Josie and Jo realize that they are doppelgängers living in parallel universes that overlap every twelve hours at exactly 3:59. Fascinated by Jo’s perfect world, Josie jumps at the chance to jump through the portal and switch places for a day.

But Jo’s world is far from perfect. Not only is Nick not Jo’s boyfriend, he hates her. Jo’s mom is missing, possibly insane. And at night, shadowy creatures feed on human flesh.

By the end of the day, Josie is desperate to return to her own life. But there’s a problem: Jo has sealed the portal, trapping Josie in this dangerous world. Can she figure out a way home before it’s too late?

☆: 3.5/5 stars – a fun multiverse tale, but could have been better.

Review: The multiverse books just keep on comin’ in YA, and that’s a happy, happy thing. I love reading about multiple dimensions and alternate histories or universes, so “3:59” was definitely on my TBR list. And while it didn’t quite live up to my expectations, it was still a fun book, and I think a lot of people (especially those just getting used to the idea of reading multiverse lit) will enjoy it. If you’re looking for a good rainy day book, or a book to consume in one day, make it “3:59”.

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Review: “When the World Was Flat” by Ingrid Jonach


WhenTheWorldWasFlat-144dpiTitle: “When the World Was Flat (and we were in love)”

Author: Ingrid Jonach

Genre: Multiverse/Alternate Universe, Sci-Fi, YA contemporary

Publication Date: September 3, 2013 (Strange Chemistry – North America)

Source: NetGalley Review Copy/Publisher-provided ARC

Synopsis: Looking back, I wonder if I had an inkling that my life was about to go from ordinary to extraordinary.

When sixteen-year-old Lillie Hart meets the gorgeous and mysterious Tom Windsor-Smith for the first time, it’s like fireworks — for her, anyway. Tom looks as if he would be more interested in watching paint dry; as if he is bored by her and by her small Nebraskan town in general.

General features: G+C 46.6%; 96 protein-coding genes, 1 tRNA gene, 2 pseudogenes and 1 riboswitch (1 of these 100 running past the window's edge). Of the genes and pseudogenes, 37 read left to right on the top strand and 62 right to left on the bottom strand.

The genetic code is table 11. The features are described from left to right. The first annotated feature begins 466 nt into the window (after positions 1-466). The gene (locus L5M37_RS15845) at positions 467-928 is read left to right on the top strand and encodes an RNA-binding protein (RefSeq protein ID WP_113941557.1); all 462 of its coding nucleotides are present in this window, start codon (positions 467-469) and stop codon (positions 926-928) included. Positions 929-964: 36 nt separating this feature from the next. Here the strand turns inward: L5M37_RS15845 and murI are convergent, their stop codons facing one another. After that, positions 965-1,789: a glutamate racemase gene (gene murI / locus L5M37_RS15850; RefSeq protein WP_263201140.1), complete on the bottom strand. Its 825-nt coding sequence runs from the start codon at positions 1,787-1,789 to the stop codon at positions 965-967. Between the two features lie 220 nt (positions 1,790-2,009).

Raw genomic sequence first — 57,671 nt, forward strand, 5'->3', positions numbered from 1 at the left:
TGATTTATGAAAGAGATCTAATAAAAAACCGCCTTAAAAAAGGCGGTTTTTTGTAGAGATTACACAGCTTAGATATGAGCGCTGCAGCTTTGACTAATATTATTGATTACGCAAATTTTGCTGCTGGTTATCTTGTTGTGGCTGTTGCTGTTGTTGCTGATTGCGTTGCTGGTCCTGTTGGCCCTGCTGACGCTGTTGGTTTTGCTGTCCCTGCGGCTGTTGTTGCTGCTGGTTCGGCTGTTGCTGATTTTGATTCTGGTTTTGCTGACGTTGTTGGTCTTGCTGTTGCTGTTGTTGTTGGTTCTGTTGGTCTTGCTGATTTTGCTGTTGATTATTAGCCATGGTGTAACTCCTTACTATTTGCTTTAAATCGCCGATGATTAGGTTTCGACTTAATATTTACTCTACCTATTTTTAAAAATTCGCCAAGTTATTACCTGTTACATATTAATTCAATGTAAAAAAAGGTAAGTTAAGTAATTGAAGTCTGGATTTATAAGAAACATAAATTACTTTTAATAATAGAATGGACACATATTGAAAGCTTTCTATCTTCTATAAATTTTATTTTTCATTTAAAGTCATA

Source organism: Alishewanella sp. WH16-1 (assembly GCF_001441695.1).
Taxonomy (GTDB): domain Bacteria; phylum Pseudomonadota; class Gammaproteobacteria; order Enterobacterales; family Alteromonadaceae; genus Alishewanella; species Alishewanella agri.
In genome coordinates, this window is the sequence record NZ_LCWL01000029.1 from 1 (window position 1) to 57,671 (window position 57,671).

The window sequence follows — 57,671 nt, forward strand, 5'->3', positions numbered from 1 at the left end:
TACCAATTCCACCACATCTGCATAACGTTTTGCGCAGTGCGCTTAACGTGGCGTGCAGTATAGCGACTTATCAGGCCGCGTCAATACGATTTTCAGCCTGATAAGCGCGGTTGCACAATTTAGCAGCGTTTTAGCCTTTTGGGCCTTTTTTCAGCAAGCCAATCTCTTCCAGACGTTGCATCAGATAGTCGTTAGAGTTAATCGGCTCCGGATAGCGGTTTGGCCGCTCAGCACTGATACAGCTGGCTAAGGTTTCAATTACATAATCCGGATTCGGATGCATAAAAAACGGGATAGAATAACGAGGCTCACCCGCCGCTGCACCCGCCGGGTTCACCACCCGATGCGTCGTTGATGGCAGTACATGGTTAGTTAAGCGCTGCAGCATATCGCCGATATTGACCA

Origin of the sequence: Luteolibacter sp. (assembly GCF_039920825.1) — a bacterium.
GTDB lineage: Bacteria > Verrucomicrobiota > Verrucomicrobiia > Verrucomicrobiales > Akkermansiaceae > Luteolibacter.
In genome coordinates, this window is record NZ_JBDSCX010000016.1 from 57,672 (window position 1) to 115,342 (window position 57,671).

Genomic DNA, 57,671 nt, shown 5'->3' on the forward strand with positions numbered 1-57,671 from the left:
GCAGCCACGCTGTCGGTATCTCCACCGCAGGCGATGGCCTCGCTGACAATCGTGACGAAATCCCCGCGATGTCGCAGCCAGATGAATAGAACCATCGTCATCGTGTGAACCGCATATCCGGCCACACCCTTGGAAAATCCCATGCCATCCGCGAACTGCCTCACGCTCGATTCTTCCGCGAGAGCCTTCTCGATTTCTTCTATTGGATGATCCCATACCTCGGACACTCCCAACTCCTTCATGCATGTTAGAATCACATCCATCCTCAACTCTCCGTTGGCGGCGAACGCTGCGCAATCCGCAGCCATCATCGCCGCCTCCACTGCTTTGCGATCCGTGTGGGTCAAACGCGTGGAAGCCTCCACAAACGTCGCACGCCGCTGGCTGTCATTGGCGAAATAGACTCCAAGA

But as Lillie begins to break down the walls of his seemingly impenetrable exterior, she starts to suspect that he holds the answers to her reoccurring nightmares and to the impossible memories which keep bubbling to the surface of her mind — memories of the two of them, together and in love.

When she at last learns the truth about their connection, Lillie discovers that Tom has been hiding an earth-shattering secret; a secret that is bigger — and much more terrifying and beautiful — than the both of them. She also discovers that once you finally understand that the world is round, there is no way to make it flat again.

☆: 3.5/5 stars – a great new multiverse book to add to the YA canon!

Review: Yet another multiverse book to add to the YA canon! And it’s pretty great. There are some things that I felt held the book back (hopefully these were edited out, as I read an ARC version), but otherwise, Jonach has put together a relatively suspenseful little book here. I think those just dipping their toes into the multiverse genre pool will do well to start with “When the World Was Flat”.

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Review: Once We Were by Kat Zhang


Once We WereTitle: Once We Were

Author: Kat Zhang

Genre: Dystopia, Alternate Universe

Publication Date: September 17, 2013

Source: e-ARC from the publisher via Edelweiss

Synopsis: “I’m lucky just to be alive.”

Eva was never supposed to have survived this long. As the recessive soul, she should have faded away years ago. Instead, she lingers in the body she shares with her sister soul, Addie. When the government discovered the truth, they tried to “cure” the girls, but Eva and Addie escaped before the doctors could strip Eva’s soul away.